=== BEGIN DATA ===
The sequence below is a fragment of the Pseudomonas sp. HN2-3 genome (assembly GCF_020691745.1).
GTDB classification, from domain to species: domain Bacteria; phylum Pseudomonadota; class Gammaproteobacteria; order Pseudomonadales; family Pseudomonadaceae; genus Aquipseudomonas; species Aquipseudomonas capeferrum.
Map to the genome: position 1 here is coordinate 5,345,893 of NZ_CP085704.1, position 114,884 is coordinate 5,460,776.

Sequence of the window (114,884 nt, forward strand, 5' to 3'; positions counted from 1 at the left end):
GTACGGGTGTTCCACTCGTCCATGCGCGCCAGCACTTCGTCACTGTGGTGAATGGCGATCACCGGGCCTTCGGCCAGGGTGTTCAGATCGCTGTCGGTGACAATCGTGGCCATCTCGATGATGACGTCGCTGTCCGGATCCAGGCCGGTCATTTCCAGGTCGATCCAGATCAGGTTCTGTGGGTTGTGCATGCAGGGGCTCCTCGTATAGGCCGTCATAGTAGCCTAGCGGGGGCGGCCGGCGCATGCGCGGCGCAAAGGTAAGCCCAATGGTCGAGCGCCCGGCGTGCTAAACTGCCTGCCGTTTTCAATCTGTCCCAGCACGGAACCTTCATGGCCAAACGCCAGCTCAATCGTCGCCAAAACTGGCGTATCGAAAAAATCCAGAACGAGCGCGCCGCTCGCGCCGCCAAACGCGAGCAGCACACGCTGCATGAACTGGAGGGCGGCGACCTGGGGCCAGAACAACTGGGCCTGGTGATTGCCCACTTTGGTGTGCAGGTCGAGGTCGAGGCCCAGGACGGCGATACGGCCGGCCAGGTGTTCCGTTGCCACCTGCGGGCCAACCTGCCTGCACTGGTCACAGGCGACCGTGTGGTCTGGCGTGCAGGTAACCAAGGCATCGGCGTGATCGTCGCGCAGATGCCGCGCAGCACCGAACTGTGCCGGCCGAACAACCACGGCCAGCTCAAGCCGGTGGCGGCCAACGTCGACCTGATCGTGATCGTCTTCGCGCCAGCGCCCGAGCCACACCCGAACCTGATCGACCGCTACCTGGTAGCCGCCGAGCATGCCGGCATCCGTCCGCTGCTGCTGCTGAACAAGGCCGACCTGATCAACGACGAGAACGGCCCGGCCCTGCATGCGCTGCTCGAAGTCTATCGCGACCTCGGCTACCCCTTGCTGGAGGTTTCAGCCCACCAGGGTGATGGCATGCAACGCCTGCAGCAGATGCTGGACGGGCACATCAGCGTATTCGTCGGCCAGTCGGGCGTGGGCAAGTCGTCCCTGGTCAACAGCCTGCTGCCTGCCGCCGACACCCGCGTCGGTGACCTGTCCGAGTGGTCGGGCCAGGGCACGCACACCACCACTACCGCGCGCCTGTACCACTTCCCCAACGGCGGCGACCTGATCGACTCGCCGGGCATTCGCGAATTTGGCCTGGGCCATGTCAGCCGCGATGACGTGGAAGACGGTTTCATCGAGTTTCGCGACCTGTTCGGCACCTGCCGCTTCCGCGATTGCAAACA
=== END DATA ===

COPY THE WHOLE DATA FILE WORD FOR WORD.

The sequence below is a fragment of the Pseudomonas sp. HN2-3 genome (assembly GCF_020691745.1).
GTDB classification, from domain to species: domain Bacteria; phylum Pseudomonadota; class Gammaproteobacteria; order Pseudomonadales; family Pseudomonadaceae; genus Aquipseudomonas; species Aquipseudomonas capeferrum.
Map to the genome: position 1 here is coordinate 5,345,893 of NZ_CP085704.1, position 114,884 is coordinate 5,460,776.

Sequence of the window (114,884 nt, forward strand, 5' to 3'; positions counted from 1 at the left end):
GTACGGGTGTTCCACTCGTCCATGCGCGCCAGCACTTCGTCACTGTGGTGAATGGCGATCACCGGGCCTTCGGCCAGGGTGTTCAGATCGCTGTCGGTGACAATCGTGGCCATCTCGATGATGACGTCGCTGTCCGGATCCAGGCCGGTCATTTCCAGGTCGATCCAGATCAGGTTCTGTGGGTTGTGCATGCAGGGGCTCCTCGTATAGGCCGTCATAGTAGCCTAGCGGGGGCGGCCGGCGCATGCGCGGCGCAAAGGTAAGCCCAATGGTCGAGCGCCCGGCGTGCTAAACTGCCTGCCGTTTTCAATCTGTCCCAGCACGGAACCTTCATGGCCAAACGCCAGCTCAATCGTCGCCAAAACTGGCGTATCGAAAAAATCCAGAACGAGCGCGCCGCTCGCGCCGCCAAACGCGAGCAGCACACGCTGCATGAACTGGAGGGCGGCGACCTGGGGCCAGAACAACTGGGCCTGGTGATTGCCCACTTTGGTGTGCAGGTCGAGGTCGAGGCCCAGGACGGCGATACGGCCGGCCAGGTGTTCCGTTGCCACCTGCGGGCCAACCTGCCTGCACTGGTCACAGGCGACCGTGTGGTCTGGCGTGCAGGTAACCAAGGCATCGGCGTGATCGTCGCGCAGATGCCGCGCAGCACCGAACTGTGCCGGCCGAACAACCACGGCCAGCTCAAGCCGGTGGCGGCCAACGTCGACCTGATCGTGATCGTCTTCGCGCCAGCGCCCGAGCCACACCCGAACCTGATCGACCGCTACCTGGTAGCCGCCGAGCATGCCGGCATCCGTCCGCTGCTGCTGCTGAACAAGGCCGACCTGATCAACGACGAGAACGGCCCGGCCCTGCATGCGCTGCTCGAAGTCTATCGCGACCTCGGCTACCCCTTGCTGGAGGTTTCAGCCCACCAGGGTGATGGCATGCAACGCCTGCAGCAGATGCTGGACGGGCACATCAGCGTATTCGTCGGCCAGTCGGGCGTGGGCAAGTCGTCCCTGGTCAACAGCCTGCTGCCTGCCGCCGACACCCGCGTCGGTGACCTGTCCGAGTGGTCGGGCCAGGGCACGCACACCACCACTACCGCGCGCCTGTACCACTTCCCCAACGGCGGCGACCTGATCGACTCGCCGGGCATTCGCGAATTTGGCCTGGGCCATGTCAGCCGCGATGACGTGGAAGACGGTTTCATCGAGTTTCGCGACCTGTTCGGCACCTGCCGCTTCCGCGATTGCAAACA